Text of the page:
International human rights organization Amnesty International has issued its annual report on the human rights situation around the world and is criticizing Lithuania for violations of rights of LGBTI people as well as accusing the country of "evasion, denial and delays" regarding alleged CIA prisons in the country.
© UPPA/Photoshot/Scanpix

"The publication in December of the US Senate Select Committee on Intelligence’s report on the Central Intelligence Agency (CIA) detention programme exposed not just the shocking details of the abuses involved, but also the full extent of the complicity of European countries. Several hosted secret detention sites (Poland, Lithuania and Romania) or otherwise assisted the US government in the illegal transfer, enforced disappearance, and torture and other ill-treatment of dozens of detainees, including in particular the UK, Sweden, Macedonia and Italy. In none of these countries was there any significant progress in holding those responsible to account," the report states.

The documents also notes although there has been some "positive developments" regarding individual complaints received from victims in Poland, Lithuania and the UK, "accountability continued to be undermined by evasion, denial and delays."

In early December, the US Senate published a report on the torture by the CIA's of suspected terrorists at secret detention center following the September 11, 2001 attacks. The report does not mention any specific countries that hosted CIA facilities. But human rights activists claim a centre dubbed "Detention Site Violet" was operated in Lithuania.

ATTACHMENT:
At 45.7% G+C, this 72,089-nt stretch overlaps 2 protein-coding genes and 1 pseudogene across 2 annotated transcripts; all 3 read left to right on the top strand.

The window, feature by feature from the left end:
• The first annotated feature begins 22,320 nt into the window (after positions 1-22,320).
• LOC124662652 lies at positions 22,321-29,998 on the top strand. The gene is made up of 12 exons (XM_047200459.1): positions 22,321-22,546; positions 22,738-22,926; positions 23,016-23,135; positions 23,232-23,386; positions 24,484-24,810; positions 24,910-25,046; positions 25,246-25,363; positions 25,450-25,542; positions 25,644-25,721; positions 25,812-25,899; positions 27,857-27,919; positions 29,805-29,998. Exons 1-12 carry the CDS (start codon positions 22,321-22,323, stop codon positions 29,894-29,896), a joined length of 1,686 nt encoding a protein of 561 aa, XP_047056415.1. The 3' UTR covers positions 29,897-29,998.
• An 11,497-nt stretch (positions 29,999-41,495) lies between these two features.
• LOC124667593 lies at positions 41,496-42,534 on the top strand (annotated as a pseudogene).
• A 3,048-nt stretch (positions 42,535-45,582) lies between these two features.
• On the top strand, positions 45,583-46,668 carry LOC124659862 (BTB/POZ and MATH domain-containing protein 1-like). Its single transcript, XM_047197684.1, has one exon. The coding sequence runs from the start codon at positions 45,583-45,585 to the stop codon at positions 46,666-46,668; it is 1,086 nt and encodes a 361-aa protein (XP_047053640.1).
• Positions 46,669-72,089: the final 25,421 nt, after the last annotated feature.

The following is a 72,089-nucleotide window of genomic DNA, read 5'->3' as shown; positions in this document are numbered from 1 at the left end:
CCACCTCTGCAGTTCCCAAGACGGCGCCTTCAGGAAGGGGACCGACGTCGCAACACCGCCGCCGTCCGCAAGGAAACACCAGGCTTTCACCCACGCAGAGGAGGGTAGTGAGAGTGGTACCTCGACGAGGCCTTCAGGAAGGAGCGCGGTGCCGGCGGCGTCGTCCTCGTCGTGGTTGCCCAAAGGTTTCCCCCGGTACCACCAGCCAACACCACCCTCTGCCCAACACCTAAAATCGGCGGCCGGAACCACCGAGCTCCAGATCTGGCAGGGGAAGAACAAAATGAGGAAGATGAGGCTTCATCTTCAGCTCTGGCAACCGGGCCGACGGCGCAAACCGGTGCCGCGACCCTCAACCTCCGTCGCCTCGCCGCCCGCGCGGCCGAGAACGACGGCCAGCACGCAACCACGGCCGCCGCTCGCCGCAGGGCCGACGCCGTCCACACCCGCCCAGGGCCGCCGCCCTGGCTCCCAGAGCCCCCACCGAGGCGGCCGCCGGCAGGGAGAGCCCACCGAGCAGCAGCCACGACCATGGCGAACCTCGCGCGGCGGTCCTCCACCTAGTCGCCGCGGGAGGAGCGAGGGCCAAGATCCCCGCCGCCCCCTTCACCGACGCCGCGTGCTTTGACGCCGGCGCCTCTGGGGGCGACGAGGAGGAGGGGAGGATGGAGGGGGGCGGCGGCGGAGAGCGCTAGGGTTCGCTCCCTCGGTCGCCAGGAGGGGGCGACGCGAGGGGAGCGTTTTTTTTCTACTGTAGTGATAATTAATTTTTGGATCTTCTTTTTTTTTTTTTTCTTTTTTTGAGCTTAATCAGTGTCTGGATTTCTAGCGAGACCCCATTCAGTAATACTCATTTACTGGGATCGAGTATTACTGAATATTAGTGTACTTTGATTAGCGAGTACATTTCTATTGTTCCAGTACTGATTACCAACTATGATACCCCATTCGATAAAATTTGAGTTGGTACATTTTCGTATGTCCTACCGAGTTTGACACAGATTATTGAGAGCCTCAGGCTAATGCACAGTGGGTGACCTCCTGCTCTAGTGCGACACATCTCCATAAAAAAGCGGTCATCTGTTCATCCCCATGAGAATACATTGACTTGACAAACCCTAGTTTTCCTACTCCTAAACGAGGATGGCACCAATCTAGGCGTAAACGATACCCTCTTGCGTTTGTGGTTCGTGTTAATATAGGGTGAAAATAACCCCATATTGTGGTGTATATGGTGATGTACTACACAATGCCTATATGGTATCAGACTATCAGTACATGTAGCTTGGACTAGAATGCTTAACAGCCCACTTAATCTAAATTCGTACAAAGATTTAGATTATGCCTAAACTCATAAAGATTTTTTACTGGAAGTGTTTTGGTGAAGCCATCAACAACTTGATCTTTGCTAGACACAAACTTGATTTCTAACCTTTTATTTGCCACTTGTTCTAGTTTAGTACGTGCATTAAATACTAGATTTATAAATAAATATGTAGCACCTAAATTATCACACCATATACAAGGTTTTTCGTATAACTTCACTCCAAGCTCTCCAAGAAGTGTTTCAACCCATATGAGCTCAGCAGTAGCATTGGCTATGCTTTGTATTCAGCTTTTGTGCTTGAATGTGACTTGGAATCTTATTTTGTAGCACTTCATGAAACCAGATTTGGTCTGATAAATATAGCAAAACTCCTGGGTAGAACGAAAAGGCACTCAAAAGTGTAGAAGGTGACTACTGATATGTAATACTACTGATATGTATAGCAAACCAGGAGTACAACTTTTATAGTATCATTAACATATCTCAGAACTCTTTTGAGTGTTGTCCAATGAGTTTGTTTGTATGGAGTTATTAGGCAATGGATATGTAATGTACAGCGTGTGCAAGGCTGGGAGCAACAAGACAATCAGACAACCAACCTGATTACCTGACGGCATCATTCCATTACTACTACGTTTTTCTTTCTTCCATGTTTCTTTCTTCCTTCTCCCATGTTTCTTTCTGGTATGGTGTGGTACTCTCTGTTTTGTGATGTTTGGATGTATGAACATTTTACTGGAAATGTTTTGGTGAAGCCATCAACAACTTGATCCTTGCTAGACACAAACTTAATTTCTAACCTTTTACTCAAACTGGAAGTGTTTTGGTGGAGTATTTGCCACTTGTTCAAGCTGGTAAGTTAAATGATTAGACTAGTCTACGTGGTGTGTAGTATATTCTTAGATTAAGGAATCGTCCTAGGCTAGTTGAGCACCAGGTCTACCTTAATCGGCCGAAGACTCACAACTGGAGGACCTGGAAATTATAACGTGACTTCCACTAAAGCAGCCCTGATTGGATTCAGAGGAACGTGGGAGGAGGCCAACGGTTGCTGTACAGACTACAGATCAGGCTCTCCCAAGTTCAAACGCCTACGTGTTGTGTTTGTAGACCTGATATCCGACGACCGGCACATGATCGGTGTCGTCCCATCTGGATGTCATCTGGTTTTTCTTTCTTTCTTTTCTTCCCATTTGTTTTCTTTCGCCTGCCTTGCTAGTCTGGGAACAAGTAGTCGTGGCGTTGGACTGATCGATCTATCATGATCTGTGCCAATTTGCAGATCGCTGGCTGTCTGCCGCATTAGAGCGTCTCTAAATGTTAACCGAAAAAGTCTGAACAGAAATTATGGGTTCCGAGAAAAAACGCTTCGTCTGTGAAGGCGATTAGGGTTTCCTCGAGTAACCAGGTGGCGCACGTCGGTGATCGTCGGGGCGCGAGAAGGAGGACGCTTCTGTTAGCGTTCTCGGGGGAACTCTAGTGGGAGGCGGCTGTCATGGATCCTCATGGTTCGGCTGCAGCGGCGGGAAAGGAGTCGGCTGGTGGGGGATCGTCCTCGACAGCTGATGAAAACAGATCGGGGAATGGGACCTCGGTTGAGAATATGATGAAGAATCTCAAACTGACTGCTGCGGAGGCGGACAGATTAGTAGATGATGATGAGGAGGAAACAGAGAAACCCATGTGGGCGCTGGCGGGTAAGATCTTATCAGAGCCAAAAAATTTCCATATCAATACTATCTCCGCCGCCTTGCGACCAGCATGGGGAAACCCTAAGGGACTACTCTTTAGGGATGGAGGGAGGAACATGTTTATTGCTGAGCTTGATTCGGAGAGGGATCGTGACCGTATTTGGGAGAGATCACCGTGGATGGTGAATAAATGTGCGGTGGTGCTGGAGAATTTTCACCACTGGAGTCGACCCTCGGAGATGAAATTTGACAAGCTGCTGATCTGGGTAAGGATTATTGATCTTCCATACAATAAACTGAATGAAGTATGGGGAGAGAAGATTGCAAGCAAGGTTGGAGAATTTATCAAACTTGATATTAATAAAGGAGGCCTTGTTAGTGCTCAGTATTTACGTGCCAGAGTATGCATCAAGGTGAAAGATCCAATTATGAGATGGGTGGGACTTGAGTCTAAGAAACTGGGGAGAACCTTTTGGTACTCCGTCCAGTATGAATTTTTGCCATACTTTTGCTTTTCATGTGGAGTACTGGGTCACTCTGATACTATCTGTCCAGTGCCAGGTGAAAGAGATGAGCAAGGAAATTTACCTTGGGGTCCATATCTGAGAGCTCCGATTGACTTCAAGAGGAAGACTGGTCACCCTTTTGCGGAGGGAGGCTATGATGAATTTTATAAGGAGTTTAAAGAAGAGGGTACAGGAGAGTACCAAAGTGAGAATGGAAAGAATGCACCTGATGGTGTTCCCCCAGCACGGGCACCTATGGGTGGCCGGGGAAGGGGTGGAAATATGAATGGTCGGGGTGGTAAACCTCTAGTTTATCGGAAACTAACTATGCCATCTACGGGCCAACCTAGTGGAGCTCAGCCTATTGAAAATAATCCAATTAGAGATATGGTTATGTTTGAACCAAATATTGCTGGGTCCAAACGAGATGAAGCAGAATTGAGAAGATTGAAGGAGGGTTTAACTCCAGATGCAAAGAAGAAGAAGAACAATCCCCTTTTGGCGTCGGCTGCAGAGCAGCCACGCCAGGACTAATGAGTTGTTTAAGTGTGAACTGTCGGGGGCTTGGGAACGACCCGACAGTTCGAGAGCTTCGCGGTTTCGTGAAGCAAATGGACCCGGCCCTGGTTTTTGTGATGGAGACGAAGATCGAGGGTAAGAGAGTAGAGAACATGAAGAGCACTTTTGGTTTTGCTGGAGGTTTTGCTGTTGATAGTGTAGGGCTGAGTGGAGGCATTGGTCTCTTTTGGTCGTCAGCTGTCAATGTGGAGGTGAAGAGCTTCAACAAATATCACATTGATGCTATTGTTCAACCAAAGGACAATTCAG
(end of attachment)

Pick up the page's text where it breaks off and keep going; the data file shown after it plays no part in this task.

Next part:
Also in its report, Amnesty International criticizes Lithuania for violations of rights of LGBTI people.

"A law, which aimed at 'protecting minors' against detrimental public information, resulted in violations of the right to freedom of expression of lesbian, gay, bisexual, transgender and intersex (LGBTI) people," the organization said.

The NGO cites several decisions by the Office of the Inspector of Journalist Ethics, based on the existing Law on the Protection of Minors Against the Detrimental Effect of Public Information, that deemed inappropriate a collection of fairy tales featuring same-sex couples as well as a video about homosexual people which several TV stations refused to air.

The legislation put Lithuania under scrutiny of the European Commission in terms of its compliance with EU law.

Amnesty International also says transsexuals still cannot receive legal recognition due to legal flaws in Lithuania.

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